February 26th, 2019

Welcome to The Future Labs, a Podcast series talking to people building the future, today. We speak to experts around the globe about their role in changing the world for the better.

In this episode, we are exploring The Future of Personalized Cancer Treatment and how computer-based modelling can help identify the best ways to tackle cancer in individual patients or patient populations. We are speaking to Kristof Szalay, Founder and CTO of Turbine.ai, a company using computer-based modelling to reveal the potential of new and existing drugs and to help match these to the right patients.

“We have a dream that in a few decades it would be possible, at the bedside, to do these kinds of simulations [simulating patient cells], but there is still a long way to go…” - Kristof

What is the problem?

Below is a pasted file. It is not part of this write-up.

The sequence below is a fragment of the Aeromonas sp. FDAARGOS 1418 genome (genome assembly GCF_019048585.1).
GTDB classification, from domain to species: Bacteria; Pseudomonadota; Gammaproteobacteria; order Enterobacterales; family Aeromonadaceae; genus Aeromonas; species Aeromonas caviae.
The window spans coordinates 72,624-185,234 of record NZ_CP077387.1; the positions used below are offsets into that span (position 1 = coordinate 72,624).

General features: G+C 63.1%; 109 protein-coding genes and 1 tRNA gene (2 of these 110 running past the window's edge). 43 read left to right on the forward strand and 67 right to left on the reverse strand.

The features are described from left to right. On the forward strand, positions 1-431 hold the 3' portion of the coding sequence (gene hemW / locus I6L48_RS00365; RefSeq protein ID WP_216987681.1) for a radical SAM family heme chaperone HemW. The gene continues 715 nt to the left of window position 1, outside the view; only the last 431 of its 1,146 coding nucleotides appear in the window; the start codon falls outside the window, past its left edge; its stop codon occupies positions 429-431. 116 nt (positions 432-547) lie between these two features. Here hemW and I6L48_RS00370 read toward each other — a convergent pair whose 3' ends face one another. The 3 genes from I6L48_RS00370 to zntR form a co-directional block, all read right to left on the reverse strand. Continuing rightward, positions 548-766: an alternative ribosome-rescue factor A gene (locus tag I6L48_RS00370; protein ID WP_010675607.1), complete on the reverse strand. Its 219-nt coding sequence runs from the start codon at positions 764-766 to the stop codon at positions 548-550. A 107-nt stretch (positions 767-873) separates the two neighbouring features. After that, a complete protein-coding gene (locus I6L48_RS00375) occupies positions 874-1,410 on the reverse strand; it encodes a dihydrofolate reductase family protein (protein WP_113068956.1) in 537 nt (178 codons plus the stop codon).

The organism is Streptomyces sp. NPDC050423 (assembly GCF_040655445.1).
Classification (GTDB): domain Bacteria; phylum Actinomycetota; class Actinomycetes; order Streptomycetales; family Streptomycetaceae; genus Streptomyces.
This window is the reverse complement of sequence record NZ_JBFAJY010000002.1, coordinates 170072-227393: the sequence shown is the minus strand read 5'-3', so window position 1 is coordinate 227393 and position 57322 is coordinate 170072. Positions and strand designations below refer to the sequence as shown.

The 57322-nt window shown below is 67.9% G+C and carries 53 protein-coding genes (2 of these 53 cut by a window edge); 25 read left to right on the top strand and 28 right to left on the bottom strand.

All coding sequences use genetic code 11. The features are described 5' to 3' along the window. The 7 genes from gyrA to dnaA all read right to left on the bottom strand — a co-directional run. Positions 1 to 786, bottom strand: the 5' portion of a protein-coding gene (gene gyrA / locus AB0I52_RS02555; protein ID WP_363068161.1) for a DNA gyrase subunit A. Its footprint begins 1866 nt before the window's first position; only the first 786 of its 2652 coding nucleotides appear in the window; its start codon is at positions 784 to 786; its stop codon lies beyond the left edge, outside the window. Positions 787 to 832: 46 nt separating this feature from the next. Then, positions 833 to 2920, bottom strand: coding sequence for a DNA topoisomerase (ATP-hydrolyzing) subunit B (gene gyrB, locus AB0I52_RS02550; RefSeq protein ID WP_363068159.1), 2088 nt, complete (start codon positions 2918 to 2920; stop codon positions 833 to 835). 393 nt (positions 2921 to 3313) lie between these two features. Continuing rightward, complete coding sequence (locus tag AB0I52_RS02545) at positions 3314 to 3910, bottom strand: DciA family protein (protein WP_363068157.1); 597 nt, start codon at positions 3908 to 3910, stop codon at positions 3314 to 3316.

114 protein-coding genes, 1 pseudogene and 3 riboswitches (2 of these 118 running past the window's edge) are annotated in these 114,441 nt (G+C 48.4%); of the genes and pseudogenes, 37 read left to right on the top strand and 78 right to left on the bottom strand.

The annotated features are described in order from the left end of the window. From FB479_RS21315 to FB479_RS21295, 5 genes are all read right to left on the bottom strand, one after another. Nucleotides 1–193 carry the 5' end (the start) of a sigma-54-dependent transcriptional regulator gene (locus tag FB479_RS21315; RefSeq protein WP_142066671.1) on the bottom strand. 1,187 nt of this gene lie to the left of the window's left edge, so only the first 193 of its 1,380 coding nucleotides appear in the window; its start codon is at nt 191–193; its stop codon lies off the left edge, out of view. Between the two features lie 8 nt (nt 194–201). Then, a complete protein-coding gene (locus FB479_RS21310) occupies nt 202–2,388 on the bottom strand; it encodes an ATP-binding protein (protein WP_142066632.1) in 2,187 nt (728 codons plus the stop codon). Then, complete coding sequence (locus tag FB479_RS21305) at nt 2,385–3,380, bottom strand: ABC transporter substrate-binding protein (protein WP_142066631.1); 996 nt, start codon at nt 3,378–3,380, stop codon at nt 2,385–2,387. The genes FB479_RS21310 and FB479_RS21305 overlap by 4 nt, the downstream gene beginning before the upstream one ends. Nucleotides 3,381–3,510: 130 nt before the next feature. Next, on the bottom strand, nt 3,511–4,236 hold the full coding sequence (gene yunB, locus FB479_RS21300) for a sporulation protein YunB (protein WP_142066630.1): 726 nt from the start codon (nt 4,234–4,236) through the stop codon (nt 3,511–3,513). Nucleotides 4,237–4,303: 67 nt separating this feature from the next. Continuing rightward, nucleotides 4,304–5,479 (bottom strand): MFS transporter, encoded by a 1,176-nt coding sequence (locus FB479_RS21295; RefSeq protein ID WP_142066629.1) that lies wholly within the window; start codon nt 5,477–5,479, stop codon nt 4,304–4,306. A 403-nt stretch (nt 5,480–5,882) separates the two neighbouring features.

Although our understanding of cancers is improving, the underlying biology is complicated and varies significantly between patients. A drug or medical approach that may work well for one patient with cancer can have little or no effect in a different patient due to differences in cancer itself. These differences can arise from genetic mutations which alter the function or expression of a gene, changing the biology of cancer (e.g., how its metabolism functions or how it protects itself from drugs) as well as the underlying genetic differences between patients. Without an understanding of these differences between patients, developing and selecting the right medication (drug) is difficult and results in a reliance on broad-spectrum agents such as chemotherapy, which are a blunt tool to target fast-dividing cancer cells regardless of their nuances.